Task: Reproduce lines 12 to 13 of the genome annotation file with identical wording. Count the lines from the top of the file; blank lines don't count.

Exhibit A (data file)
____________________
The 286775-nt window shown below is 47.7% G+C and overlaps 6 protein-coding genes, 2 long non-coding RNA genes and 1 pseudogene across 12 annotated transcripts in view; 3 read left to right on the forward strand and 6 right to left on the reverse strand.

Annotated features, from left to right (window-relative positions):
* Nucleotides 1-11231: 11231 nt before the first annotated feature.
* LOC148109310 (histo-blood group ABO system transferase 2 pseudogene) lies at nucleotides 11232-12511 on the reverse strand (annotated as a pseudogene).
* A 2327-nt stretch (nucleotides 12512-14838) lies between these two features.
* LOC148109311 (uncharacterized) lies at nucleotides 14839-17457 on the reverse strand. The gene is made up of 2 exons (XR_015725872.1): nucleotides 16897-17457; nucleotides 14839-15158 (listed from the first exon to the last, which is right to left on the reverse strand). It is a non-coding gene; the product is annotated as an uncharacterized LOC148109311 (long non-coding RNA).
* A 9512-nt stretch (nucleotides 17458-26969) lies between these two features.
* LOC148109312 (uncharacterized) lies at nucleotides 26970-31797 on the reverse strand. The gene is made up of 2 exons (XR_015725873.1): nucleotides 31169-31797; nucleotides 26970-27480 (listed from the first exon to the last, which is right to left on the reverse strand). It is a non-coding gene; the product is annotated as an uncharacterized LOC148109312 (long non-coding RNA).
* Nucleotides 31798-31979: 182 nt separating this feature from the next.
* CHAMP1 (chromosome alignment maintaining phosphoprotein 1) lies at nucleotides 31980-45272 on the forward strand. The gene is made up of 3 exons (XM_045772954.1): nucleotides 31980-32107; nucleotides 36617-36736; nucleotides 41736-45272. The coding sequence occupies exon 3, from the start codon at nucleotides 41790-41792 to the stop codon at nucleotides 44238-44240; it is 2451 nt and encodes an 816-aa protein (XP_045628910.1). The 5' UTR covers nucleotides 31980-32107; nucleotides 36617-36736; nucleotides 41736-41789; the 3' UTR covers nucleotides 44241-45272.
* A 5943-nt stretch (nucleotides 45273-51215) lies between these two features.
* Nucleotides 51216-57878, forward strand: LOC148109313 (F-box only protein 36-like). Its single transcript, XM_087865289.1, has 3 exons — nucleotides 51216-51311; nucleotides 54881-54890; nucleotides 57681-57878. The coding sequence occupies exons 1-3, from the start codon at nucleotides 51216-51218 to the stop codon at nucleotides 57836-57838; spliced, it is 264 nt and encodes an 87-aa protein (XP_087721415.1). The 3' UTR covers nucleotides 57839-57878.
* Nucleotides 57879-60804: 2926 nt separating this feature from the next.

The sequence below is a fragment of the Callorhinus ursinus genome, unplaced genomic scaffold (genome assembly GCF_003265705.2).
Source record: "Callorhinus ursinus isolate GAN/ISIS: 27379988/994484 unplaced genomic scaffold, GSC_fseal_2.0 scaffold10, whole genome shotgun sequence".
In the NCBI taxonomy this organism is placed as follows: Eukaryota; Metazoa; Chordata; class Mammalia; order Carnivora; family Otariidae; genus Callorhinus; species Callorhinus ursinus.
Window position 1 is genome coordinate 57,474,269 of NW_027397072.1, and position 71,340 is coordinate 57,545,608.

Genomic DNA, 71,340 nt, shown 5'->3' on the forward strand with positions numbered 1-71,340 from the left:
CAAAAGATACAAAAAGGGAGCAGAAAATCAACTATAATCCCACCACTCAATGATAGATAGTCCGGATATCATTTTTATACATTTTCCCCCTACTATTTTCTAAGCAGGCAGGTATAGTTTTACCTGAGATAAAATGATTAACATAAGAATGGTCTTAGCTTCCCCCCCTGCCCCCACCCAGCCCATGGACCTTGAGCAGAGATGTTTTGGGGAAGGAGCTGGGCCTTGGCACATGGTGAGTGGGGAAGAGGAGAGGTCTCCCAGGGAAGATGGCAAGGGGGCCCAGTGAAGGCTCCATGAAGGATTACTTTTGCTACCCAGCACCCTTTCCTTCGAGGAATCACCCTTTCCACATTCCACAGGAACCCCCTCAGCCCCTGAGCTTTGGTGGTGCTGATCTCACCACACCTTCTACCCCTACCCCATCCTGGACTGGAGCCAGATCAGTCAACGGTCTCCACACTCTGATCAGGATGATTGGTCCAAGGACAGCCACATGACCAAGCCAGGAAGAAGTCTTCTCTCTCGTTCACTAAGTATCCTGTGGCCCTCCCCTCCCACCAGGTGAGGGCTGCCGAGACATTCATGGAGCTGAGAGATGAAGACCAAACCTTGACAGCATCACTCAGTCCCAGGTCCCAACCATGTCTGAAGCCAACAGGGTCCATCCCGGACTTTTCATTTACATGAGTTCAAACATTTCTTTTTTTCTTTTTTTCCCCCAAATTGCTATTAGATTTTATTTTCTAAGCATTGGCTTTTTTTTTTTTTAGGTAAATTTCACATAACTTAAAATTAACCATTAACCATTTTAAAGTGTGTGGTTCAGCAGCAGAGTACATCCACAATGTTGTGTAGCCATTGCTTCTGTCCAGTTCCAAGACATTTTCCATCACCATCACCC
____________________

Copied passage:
* Nucleotides 51216-57878, forward strand: LOC148109313 (F-box only protein 36-like). Its single transcript, XM_087865289.1, has 3 exons — nucleotides 51216-51311; nucleotides 54881-54890; nucleotides 57681-57878. The coding sequence occupies exons 1-3, from the start codon at nucleotides 51216-51218 to the stop codon at nucleotides 57836-57838; spliced, it is 264 nt and encodes an 87-aa protein (XP_087721415.1). The 3' UTR covers nucleotides 57839-57878.
* Nucleotides 57879-60804: 2926 nt separating this feature from the next.